ConocoPhillips Given Approval to Resume Production at PenglaiBloomberg News
ConocoPhillips received approval to resume production at the Penglai 19-3 oilfield off the northeast coast of China, which was closed in 2011 after an oil leak.
A development plan and environmental assessment report for the oilfield have been approved, China’s State Oceanic Administration said in a statement on its website. The regulator will keep monitoring the area while Houston-based ConocoPhillips restarts operation, it said.
The administration ordered operations at the Penglai field to shut down in September 2011 after at least 3,200 barrels of oil and fluids leaded into Bohai Bay. ConocoPhillips and its Chinese partner Cnooc Ltd. have cleaned up the spill and agreed to pay about $160 million in compensation to fishermen.
“Cnooc should urge and assist ConocoPhillips to strictly comply with the newly approved development plan, the environmental assessment reports and the oil and gas production codes,” the administration said in the statement.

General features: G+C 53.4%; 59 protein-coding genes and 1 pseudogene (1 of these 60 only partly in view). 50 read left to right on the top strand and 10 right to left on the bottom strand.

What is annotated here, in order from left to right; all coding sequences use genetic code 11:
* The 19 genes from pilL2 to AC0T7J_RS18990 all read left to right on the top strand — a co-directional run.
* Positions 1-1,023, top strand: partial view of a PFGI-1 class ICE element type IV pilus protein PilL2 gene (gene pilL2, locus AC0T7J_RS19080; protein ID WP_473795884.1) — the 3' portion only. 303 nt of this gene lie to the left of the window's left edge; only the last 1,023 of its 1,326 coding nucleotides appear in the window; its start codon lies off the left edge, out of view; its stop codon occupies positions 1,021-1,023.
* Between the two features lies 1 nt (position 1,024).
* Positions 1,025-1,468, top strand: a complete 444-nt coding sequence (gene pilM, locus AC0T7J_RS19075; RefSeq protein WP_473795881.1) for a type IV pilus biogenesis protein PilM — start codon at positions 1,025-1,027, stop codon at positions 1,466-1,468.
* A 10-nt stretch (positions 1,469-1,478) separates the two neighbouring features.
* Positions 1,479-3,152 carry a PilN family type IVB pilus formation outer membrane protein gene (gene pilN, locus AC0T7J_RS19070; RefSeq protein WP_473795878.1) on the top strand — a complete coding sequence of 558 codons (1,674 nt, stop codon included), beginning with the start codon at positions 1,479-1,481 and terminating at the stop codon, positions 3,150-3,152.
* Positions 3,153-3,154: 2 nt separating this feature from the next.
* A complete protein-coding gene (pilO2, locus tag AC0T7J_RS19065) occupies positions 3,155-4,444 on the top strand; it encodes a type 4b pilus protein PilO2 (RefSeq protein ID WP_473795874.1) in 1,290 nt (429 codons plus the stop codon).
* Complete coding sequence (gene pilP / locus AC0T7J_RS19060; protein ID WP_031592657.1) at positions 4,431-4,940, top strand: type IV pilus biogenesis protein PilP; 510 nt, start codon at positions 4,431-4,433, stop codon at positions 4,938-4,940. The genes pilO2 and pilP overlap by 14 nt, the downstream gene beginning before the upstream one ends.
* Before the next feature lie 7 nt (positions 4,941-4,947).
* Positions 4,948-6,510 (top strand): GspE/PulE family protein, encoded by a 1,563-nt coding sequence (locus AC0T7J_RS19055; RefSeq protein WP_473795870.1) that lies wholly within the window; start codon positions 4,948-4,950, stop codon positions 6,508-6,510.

The National Development and Reform Commission, China’s economic-planning agency, approved the development plan for Penglai 19-3 in December, the National Energy Administration said on Jan. 11.
Cnooc, China’s biggest offshore oil and gas producer, rose 0.5 percent to HK$15.96 in Hong Kong trading yesterday, while the benchmark Hang Seng Index climbed 0.1 percent. ConocoPhillips declined 1.6 percent to $57.02 in New York.
Penglai 19-3, Cnooc’s largest offshore oilfield, produced 62,000 barrels of oil a day before it was shut. The lost production was equivalent to about 7 percent of the company’s targeted daily oil and gas production, according to calculations made by Bloomberg.
Cnooc has received final approval from the U.S. for a $15.1 billion acquisition of Calgary-based Nexen Inc., the biggest overseas takeover by a Chinese company, Nexen said on Feb. 12.